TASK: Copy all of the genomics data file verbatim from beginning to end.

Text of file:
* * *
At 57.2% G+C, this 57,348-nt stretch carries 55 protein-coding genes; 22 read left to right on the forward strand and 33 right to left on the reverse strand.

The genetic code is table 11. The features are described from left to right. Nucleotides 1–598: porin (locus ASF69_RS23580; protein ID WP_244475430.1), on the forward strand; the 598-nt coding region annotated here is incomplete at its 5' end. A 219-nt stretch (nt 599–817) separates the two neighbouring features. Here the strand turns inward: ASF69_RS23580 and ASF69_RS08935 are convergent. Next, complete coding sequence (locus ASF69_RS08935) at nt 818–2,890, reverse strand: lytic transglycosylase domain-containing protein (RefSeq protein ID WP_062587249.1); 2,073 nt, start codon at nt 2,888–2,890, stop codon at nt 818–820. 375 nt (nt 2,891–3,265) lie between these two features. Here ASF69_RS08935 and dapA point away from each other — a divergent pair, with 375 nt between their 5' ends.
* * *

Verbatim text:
At 57.2% G+C, this 57,348-nt stretch carries 55 protein-coding genes; 22 read left to right on the forward strand and 33 right to left on the reverse strand.

The genetic code is table 11. The features are described from left to right. Nucleotides 1–598: porin (locus ASF69_RS23580; protein ID WP_244475430.1), on the forward strand; the 598-nt coding region annotated here is incomplete at its 5' end. A 219-nt stretch (nt 599–817) separates the two neighbouring features. Here the strand turns inward: ASF69_RS23580 and ASF69_RS08935 are convergent. Next, complete coding sequence (locus ASF69_RS08935) at nt 818–2,890, reverse strand: lytic transglycosylase domain-containing protein (RefSeq protein ID WP_062587249.1); 2,073 nt, start codon at nt 2,888–2,890, stop codon at nt 818–820. 375 nt (nt 2,891–3,265) lie between these two features. Here ASF69_RS08935 and dapA point away from each other — a divergent pair, with 375 nt between their 5' ends.